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Delivering on our promises - Budget speech

Delivered by His Excellency Dr. Bingu Wa Mutharika, President of the Republic of Malawi at the opening of the 2005 budget session of the National Assembly

6th June 2005

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It is with much pleasure and honour that I stand before this Honourable House today to perform the very important duty of opening the second budget session of the National Assembly under my administration. This session is very important as it will consider our budget for the 2005/2006 financial year.

Mr. Speaker, Sir, this session of the National Assembly is also important because it marks exactly one year of implementing sound economic management policies under my administration. This session offers me the opportunity to review the progress that we have made over the past year; the challenges that we have faced; and the clear direction we have taken for the economic prosperity of our country in the years to come.

Mr. Speaker, Sir, when I opened the budget session last year, I underscored the significance of the national budget to the economic transformation of this country in terms of stimulating economic activity. I then focused on laying a solid foundation for achieving a sustainable rate of economic growth in Malawi. I had then indicated that for our country to get out of poverty, we need to achieve an annual growth rate of at least 6 percent. My desire remains that our budget should be structured in such a way that it serves as the key instrument for achieving rapid economic transformation. More importantly, the budget should serve as a tool for improving the investment climate thereby promoting private sector development to support economic growth. It should also serve as a vital instrument for effectively delivering social programmes and public services that address the needs of all Malawians. It is in this regard that the 2005/06 budget has been designed to consolidate the foundation for economic growth to take root in this country.

Mr. Speaker, Sir, as I have often stated, it is my vision that for this country to attain high levels of economic growth, bring about economic prosperity, reduce poverty and improve the quality of life for everyone, we must strive to create new wealth. It is therefore the desire and the policy of my government to transform our country from being a predominantly importing and consuming nation into a predominantly producing and exporting nation. This will require us to take certain specific measures for establishing manufacturing and processing plants for our primary products and raw materials to turn them into high value goods for both local consumption and export.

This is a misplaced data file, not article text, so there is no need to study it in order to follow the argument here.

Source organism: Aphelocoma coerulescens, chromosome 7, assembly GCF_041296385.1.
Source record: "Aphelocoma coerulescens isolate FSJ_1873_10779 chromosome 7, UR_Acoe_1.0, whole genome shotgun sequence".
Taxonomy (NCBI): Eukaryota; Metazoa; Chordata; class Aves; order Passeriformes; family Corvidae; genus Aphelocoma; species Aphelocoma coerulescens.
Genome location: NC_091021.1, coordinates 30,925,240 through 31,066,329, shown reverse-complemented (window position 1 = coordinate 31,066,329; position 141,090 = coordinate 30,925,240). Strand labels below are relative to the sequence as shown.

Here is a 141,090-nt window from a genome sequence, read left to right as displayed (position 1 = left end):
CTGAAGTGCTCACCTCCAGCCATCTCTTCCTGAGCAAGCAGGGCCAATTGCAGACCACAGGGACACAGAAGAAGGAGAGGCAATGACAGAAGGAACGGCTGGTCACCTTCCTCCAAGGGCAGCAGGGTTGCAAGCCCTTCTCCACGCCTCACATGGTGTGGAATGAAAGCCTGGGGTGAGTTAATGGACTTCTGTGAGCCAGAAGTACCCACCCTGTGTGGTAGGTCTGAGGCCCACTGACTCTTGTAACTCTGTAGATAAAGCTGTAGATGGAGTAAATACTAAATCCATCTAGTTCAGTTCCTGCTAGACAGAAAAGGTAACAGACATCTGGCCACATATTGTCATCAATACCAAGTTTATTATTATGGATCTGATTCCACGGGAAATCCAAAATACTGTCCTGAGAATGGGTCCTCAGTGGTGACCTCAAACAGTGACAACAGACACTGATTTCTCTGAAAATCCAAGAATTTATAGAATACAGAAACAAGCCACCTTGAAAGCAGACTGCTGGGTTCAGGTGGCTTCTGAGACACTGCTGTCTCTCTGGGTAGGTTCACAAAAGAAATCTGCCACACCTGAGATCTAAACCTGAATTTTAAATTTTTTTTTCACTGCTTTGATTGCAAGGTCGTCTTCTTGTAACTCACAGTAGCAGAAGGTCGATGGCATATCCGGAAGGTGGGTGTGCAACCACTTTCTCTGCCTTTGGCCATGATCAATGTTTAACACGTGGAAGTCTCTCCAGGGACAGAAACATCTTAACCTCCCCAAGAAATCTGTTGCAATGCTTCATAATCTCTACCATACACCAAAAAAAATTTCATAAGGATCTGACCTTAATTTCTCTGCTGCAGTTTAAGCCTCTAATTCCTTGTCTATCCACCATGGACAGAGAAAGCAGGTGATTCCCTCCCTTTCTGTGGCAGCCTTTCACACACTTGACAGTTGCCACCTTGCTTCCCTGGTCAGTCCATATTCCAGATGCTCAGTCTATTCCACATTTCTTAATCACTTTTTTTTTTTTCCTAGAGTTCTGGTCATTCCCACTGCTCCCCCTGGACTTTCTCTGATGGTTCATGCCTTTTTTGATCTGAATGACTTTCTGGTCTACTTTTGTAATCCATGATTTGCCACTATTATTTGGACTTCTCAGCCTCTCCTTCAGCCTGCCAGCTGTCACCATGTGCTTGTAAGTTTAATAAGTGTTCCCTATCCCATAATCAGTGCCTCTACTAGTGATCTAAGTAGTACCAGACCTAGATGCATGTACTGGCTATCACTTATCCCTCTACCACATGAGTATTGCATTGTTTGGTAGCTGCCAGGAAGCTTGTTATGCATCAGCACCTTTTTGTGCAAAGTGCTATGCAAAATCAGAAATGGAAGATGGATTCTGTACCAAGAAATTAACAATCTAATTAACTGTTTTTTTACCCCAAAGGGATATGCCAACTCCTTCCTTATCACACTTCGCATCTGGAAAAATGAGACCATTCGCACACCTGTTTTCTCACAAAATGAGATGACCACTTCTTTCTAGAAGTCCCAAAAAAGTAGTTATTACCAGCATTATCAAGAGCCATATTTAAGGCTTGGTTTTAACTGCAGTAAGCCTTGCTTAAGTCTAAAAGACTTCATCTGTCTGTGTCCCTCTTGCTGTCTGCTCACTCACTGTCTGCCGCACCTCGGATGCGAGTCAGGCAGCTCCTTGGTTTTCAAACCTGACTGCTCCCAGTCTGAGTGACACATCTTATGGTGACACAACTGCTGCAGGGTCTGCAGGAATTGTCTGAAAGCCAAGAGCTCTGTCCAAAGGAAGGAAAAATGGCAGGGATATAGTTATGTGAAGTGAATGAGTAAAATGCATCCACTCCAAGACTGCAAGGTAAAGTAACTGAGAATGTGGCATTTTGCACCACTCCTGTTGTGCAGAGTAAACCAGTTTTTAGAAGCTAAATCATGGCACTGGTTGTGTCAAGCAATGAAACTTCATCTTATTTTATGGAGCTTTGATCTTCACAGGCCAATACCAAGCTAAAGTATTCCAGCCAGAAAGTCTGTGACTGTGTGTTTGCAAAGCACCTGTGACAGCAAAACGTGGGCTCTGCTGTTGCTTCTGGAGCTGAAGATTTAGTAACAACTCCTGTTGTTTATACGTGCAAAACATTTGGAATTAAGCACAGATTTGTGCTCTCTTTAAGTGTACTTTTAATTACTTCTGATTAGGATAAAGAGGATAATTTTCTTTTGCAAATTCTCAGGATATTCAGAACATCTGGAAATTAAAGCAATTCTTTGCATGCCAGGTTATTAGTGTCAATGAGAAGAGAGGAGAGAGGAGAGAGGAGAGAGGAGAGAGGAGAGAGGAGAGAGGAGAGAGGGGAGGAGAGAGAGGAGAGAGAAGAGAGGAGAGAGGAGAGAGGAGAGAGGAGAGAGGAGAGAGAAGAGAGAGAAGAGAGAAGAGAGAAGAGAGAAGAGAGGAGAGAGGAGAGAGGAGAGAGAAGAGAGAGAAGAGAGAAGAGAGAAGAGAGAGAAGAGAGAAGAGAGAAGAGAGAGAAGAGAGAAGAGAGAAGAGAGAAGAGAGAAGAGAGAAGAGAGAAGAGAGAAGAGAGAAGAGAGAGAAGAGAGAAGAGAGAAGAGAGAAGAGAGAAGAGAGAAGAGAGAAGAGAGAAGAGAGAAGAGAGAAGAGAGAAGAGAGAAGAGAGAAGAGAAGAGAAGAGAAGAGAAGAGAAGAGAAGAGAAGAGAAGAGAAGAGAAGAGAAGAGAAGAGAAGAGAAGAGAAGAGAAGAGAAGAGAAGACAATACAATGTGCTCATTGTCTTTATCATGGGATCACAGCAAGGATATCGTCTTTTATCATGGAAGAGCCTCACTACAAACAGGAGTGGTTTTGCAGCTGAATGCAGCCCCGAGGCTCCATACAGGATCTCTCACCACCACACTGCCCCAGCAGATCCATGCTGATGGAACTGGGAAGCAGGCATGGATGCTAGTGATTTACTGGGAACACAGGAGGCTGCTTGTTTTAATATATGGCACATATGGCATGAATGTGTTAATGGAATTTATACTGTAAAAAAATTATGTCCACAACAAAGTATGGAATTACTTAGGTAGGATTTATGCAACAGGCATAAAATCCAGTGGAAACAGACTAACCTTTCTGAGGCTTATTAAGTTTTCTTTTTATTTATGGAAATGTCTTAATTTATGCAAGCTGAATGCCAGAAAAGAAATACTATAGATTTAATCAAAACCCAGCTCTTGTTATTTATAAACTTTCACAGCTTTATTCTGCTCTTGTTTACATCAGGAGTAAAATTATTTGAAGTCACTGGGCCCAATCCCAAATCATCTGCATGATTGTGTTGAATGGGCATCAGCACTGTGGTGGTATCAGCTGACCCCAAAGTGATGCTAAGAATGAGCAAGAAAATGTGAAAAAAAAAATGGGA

Starting from the 2005/06 financial year, Mr. Speaker Sir, the national budget will increasingly focus on investing in physical infrastructure that will improve the transport system, energy supply, water and sanitation, and telecommunications. It will also aim to accelerate investments in human development in the education and health sectors, as well as in the fight against the HIV-AIDS pandemic. In agriculture, the prioritisation of irrigation development will be increased so as to combat the chronically-recurring food insecurity brought about by combinations of droughts and floods in various parts of our country. This is why food security is at the top of my priorities for the development of our country.

Mr. Speaker Sir, the need to become economically self-reliant requires us all to abandon the prevalent culture of expecting the Government and other official agencies to provide all our necessities of life through hand-outs. Let us all change our mindset on this. From this budget, we shall begin to minimise hand-outs but we shall target social assistance only at those who need it most. However, changing this hand-outs mindset permanently will require us to provide sufficient incentives for our people to engage in highly productive income and employment opportunities.

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